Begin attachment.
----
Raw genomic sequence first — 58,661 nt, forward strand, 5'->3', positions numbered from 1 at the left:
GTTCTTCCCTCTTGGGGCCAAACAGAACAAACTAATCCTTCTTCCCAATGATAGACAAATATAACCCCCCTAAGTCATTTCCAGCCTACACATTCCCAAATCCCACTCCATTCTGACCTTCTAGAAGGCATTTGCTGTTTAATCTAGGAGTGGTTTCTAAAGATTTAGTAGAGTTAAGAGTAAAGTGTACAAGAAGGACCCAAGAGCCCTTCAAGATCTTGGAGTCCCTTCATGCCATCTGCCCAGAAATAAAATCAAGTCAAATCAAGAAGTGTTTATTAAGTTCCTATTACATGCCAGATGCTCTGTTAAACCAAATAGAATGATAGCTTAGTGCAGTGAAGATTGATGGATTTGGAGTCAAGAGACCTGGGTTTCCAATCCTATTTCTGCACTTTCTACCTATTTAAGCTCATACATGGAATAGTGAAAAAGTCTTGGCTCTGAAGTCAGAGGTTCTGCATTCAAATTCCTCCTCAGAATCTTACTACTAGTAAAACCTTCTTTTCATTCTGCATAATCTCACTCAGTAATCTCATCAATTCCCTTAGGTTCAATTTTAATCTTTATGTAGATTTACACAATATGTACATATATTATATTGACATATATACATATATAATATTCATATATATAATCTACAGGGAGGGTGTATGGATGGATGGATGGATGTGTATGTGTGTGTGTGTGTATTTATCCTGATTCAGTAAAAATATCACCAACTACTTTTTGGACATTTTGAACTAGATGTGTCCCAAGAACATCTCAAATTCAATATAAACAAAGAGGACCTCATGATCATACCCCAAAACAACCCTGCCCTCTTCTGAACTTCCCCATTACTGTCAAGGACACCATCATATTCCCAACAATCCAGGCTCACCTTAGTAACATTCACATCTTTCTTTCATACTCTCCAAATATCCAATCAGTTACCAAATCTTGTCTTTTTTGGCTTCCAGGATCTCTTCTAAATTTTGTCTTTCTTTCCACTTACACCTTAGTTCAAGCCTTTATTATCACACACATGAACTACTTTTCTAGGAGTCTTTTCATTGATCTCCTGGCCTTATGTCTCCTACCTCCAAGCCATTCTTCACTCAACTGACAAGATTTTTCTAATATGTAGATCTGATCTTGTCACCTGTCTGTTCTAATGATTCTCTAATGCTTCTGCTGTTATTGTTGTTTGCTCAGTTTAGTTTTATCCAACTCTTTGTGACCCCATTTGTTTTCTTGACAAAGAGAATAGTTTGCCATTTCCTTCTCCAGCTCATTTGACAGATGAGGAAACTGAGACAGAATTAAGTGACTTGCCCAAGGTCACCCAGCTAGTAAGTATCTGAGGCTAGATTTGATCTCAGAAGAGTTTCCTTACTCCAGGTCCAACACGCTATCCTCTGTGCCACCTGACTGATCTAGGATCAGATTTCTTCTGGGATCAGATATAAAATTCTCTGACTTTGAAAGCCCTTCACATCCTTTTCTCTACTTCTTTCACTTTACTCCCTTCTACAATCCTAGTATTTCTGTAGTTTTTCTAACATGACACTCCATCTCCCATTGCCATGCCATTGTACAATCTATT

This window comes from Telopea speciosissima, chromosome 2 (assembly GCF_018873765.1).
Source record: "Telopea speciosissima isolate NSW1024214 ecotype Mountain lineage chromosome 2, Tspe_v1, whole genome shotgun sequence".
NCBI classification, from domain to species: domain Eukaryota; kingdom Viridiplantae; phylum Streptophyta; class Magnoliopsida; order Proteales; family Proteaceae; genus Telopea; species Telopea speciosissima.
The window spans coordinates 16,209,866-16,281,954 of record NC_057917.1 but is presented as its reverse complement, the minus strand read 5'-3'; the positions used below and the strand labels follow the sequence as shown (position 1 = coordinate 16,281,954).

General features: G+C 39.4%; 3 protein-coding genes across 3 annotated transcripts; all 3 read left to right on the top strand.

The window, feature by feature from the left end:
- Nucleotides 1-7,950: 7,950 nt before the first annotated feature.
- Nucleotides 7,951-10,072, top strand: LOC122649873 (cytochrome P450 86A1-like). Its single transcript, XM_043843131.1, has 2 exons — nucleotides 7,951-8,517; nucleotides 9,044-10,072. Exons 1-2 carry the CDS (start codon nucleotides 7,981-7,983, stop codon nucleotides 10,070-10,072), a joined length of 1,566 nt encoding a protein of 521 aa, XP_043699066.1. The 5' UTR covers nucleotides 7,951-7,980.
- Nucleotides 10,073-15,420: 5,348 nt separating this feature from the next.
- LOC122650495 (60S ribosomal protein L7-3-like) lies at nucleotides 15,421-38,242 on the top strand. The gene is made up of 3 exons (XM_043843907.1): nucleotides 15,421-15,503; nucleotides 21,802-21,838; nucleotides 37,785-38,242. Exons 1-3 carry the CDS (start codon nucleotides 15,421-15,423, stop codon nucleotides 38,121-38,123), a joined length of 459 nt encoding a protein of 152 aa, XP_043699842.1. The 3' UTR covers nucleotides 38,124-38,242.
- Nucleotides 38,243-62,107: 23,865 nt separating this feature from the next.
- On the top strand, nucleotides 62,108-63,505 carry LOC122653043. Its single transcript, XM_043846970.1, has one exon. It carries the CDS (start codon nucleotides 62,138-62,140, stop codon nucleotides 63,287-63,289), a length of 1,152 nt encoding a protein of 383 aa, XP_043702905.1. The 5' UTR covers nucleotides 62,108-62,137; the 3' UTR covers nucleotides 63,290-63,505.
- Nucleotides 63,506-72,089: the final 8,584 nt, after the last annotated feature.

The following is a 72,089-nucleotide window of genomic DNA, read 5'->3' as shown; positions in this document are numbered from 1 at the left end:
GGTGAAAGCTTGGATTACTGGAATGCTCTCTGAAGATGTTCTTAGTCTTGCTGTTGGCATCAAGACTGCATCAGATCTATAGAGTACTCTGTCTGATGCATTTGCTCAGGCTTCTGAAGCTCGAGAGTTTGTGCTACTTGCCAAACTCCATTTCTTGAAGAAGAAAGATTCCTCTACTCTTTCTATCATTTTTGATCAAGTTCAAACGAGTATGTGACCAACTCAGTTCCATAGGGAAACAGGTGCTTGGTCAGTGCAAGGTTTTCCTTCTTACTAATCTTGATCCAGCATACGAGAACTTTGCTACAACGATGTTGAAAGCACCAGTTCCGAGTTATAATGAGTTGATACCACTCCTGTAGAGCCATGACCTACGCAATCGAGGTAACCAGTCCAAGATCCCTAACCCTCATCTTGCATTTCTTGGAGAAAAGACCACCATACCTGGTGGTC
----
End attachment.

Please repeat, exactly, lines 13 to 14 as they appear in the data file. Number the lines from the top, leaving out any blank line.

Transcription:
- Nucleotides 38,243-62,107: 23,865 nt separating this feature from the next.
- On the top strand, nucleotides 62,108-63,505 carry LOC122653043. Its single transcript, XM_043846970.1, has one exon. It carries the CDS (start codon nucleotides 62,138-62,140, stop codon nucleotides 63,287-63,289), a length of 1,152 nt encoding a protein of 383 aa, XP_043702905.1. The 5' UTR covers nucleotides 62,108-62,137; the 3' UTR covers nucleotides 63,290-63,505.